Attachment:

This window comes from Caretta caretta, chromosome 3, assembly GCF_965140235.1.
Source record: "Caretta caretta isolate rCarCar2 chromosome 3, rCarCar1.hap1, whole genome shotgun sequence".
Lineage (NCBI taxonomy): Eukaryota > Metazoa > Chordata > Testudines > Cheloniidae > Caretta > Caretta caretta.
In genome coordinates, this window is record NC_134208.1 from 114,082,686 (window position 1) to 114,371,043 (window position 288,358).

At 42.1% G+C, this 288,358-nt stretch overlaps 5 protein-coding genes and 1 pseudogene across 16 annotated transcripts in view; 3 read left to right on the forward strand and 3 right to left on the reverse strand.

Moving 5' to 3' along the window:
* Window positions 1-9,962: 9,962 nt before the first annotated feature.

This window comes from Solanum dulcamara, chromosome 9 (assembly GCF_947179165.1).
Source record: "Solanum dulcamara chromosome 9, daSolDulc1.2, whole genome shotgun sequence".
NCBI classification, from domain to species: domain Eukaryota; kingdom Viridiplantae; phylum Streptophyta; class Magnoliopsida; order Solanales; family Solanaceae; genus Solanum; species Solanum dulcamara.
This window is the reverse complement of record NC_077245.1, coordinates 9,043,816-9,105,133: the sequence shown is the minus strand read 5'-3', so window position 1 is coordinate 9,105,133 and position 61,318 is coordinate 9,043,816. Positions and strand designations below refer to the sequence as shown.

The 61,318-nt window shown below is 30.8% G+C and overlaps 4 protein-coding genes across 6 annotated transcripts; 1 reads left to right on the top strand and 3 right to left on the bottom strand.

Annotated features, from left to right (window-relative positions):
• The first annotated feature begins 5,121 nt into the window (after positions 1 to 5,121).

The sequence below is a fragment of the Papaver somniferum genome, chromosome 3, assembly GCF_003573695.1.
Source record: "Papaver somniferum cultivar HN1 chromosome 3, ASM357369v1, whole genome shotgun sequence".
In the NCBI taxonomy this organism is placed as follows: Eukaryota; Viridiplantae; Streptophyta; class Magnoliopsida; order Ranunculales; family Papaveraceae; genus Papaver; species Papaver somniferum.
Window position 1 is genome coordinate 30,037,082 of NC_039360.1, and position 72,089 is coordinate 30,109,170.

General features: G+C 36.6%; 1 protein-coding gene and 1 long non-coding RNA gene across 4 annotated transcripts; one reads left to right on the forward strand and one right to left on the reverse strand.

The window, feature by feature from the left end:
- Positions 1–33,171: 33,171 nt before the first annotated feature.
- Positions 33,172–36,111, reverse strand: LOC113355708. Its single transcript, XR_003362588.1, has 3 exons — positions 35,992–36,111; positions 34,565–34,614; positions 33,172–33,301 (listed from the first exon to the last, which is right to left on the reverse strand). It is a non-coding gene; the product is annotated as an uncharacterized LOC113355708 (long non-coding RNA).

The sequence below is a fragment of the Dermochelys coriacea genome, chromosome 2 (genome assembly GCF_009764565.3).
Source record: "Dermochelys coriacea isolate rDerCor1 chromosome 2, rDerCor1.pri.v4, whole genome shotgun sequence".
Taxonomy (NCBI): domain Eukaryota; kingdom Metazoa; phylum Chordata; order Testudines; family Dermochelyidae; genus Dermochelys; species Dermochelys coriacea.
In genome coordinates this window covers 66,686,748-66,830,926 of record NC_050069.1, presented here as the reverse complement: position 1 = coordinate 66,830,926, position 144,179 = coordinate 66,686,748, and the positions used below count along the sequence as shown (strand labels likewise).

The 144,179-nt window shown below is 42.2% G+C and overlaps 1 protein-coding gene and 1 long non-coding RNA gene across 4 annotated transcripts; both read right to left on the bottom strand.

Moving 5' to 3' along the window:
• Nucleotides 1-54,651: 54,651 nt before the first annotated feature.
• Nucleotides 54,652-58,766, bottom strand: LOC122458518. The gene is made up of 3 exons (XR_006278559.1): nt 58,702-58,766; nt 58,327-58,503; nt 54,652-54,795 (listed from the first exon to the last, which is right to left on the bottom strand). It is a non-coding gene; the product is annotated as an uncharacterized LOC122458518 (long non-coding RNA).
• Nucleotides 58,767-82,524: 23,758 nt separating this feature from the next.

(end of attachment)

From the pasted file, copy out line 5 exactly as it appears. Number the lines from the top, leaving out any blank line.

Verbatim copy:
At 42.1% G+C, this 288,358-nt stretch overlaps 5 protein-coding genes and 1 pseudogene across 16 annotated transcripts in view; 3 read left to right on the forward strand and 3 right to left on the reverse strand.